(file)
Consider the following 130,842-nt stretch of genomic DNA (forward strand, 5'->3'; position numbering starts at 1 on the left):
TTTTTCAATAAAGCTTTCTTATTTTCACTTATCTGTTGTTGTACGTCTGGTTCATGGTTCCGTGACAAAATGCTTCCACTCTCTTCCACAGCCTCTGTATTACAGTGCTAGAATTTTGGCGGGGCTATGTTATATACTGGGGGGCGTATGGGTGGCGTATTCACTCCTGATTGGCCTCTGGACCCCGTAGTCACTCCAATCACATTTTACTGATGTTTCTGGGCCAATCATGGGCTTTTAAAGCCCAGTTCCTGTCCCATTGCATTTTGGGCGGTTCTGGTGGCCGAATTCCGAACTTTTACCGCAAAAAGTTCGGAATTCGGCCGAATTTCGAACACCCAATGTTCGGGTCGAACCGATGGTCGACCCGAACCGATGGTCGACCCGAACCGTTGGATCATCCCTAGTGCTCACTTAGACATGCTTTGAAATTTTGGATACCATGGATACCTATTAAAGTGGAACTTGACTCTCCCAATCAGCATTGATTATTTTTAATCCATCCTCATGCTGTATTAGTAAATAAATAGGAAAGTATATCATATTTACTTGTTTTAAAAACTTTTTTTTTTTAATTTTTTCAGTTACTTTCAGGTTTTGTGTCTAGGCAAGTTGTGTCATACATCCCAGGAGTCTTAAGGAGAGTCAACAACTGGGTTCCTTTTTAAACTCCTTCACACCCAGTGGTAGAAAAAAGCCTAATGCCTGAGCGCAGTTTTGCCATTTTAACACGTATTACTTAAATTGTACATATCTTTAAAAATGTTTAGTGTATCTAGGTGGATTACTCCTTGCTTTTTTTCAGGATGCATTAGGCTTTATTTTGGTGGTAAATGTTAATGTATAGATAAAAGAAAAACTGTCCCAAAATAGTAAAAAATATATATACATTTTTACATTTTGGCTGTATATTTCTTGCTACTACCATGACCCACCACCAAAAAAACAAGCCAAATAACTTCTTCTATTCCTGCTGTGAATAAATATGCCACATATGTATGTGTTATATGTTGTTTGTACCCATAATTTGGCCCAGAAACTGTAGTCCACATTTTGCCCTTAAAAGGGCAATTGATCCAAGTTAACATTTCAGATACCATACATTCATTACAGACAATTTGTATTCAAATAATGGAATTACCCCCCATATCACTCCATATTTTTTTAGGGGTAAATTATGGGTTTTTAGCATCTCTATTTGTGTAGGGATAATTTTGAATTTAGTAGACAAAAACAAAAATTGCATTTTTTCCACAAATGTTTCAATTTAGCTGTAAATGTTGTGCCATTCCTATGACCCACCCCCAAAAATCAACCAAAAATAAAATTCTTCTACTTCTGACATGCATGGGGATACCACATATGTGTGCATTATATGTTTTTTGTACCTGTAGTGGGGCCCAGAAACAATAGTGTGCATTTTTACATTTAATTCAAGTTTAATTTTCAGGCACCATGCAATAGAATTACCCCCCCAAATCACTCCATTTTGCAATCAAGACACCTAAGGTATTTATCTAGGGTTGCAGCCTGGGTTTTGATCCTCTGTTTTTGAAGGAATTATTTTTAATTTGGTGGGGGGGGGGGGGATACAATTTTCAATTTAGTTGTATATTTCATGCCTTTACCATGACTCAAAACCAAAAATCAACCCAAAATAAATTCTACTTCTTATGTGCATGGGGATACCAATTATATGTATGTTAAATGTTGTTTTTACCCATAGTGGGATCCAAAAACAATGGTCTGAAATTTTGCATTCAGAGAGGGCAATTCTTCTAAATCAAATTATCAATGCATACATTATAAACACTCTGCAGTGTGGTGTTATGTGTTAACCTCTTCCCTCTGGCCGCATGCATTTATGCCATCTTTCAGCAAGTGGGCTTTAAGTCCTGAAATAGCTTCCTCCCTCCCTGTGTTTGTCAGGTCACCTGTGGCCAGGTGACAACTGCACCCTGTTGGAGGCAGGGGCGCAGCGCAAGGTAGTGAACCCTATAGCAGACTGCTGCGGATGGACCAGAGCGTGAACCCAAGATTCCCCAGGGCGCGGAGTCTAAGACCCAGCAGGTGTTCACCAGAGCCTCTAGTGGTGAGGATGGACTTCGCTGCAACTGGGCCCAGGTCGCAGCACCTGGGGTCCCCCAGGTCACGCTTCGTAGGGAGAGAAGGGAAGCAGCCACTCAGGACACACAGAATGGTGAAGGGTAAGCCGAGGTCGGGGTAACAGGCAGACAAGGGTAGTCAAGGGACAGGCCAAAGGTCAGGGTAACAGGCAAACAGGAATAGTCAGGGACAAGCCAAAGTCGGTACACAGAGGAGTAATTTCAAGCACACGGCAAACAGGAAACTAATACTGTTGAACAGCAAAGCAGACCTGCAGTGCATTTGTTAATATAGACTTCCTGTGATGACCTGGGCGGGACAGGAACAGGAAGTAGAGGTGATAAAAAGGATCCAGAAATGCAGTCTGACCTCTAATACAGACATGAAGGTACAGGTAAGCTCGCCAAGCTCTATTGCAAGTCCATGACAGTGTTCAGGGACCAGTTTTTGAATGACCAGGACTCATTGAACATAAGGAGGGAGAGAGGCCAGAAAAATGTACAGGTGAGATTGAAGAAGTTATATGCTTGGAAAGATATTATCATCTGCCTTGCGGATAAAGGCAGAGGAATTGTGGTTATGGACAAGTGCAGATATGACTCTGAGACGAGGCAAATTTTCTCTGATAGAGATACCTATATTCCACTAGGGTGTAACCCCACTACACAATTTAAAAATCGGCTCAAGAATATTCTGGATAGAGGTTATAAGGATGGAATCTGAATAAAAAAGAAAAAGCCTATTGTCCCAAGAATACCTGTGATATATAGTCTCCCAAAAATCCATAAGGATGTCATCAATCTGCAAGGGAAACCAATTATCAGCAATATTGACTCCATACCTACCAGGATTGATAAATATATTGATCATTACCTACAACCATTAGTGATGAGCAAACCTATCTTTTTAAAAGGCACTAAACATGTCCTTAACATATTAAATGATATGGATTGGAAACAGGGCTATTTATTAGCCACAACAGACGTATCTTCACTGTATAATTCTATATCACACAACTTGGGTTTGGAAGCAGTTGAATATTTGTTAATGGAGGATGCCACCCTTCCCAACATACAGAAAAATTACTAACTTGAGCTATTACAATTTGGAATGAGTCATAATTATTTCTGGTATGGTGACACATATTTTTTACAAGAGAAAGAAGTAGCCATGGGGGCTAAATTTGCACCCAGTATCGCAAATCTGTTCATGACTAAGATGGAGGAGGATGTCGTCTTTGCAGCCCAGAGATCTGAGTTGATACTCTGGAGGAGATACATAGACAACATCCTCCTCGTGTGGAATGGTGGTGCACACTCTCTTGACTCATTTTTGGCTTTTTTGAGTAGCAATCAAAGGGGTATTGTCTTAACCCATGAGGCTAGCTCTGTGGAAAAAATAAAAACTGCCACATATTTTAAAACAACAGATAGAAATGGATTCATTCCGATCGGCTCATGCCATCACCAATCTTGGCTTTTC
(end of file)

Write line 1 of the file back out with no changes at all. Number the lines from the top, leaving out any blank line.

Consider the following 130,842-nt stretch of genomic DNA (forward strand, 5'->3'; position numbering starts at 1 on the left):